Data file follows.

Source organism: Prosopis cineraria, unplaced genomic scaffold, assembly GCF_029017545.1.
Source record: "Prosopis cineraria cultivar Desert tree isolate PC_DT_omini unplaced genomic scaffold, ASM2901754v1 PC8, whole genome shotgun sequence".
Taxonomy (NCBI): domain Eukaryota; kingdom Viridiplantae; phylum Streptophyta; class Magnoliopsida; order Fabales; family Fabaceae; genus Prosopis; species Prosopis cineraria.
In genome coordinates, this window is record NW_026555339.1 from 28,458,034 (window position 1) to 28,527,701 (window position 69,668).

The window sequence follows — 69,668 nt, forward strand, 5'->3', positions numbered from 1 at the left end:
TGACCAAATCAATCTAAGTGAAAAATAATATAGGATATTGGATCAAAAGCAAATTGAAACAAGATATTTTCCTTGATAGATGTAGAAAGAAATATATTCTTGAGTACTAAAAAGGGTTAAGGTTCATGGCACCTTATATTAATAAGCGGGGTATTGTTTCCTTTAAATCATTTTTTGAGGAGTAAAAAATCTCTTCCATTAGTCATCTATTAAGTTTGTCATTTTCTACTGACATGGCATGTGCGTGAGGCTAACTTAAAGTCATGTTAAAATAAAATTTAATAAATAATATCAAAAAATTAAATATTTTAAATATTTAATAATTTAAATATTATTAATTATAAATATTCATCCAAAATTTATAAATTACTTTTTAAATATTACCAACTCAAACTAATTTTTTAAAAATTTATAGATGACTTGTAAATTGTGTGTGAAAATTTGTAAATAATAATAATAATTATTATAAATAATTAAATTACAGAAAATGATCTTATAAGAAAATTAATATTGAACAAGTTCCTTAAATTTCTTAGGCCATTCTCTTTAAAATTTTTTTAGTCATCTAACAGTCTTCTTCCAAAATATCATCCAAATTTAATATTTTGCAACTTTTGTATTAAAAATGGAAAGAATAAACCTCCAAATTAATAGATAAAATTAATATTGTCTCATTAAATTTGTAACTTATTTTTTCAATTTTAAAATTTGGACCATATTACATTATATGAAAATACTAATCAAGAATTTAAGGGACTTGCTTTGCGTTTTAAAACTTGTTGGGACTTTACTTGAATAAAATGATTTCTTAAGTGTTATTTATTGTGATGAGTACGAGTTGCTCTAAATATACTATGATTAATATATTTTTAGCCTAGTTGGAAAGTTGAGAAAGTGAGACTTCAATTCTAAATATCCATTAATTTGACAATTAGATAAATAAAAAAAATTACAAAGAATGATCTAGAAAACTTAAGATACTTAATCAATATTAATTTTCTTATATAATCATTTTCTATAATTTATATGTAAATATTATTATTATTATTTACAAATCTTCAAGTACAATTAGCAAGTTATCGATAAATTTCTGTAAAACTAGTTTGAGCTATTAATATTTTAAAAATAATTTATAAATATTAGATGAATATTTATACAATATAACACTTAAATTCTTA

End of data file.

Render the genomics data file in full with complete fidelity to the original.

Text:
Source organism: Prosopis cineraria, unplaced genomic scaffold, assembly GCF_029017545.1.
Source record: "Prosopis cineraria cultivar Desert tree isolate PC_DT_omini unplaced genomic scaffold, ASM2901754v1 PC8, whole genome shotgun sequence".
Taxonomy (NCBI): domain Eukaryota; kingdom Viridiplantae; phylum Streptophyta; class Magnoliopsida; order Fabales; family Fabaceae; genus Prosopis; species Prosopis cineraria.
In genome coordinates, this window is record NW_026555339.1 from 28,458,034 (window position 1) to 28,527,701 (window position 69,668).

The window sequence follows — 69,668 nt, forward strand, 5'->3', positions numbered from 1 at the left end:
TGACCAAATCAATCTAAGTGAAAAATAATATAGGATATTGGATCAAAAGCAAATTGAAACAAGATATTTTCCTTGATAGATGTAGAAAGAAATATATTCTTGAGTACTAAAAAGGGTTAAGGTTCATGGCACCTTATATTAATAAGCGGGGTATTGTTTCCTTTAAATCATTTTTTGAGGAGTAAAAAATCTCTTCCATTAGTCATCTATTAAGTTTGTCATTTTCTACTGACATGGCATGTGCGTGAGGCTAACTTAAAGTCATGTTAAAATAAAATTTAATAAATAATATCAAAAAATTAAATATTTTAAATATTTAATAATTTAAATATTATTAATTATAAATATTCATCCAAAATTTATAAATTACTTTTTAAATATTACCAACTCAAACTAATTTTTTAAAAATTTATAGATGACTTGTAAATTGTGTGTGAAAATTTGTAAATAATAATAATAATTATTATAAATAATTAAATTACAGAAAATGATCTTATAAGAAAATTAATATTGAACAAGTTCCTTAAATTTCTTAGGCCATTCTCTTTAAAATTTTTTTAGTCATCTAACAGTCTTCTTCCAAAATATCATCCAAATTTAATATTTTGCAACTTTTGTATTAAAAATGGAAAGAATAAACCTCCAAATTAATAGATAAAATTAATATTGTCTCATTAAATTTGTAACTTATTTTTTCAATTTTAAAATTTGGACCATATTACATTATATGAAAATACTAATCAAGAATTTAAGGGACTTGCTTTGCGTTTTAAAACTTGTTGGGACTTTACTTGAATAAAATGATTTCTTAAGTGTTATTTATTGTGATGAGTACGAGTTGCTCTAAATATACTATGATTAATATATTTTTAGCCTAGTTGGAAAGTTGAGAAAGTGAGACTTCAATTCTAAATATCCATTAATTTGACAATTAGATAAATAAAAAAAATTACAAAGAATGATCTAGAAAACTTAAGATACTTAATCAATATTAATTTTCTTATATAATCATTTTCTATAATTTATATGTAAATATTATTATTATTATTTACAAATCTTCAAGTACAATTAGCAAGTTATCGATAAATTTCTGTAAAACTAGTTTGAGCTATTAATATTTTAAAAATAATTTATAAATATTAGATGAATATTTATACAATATAACACTTAAATTCTTA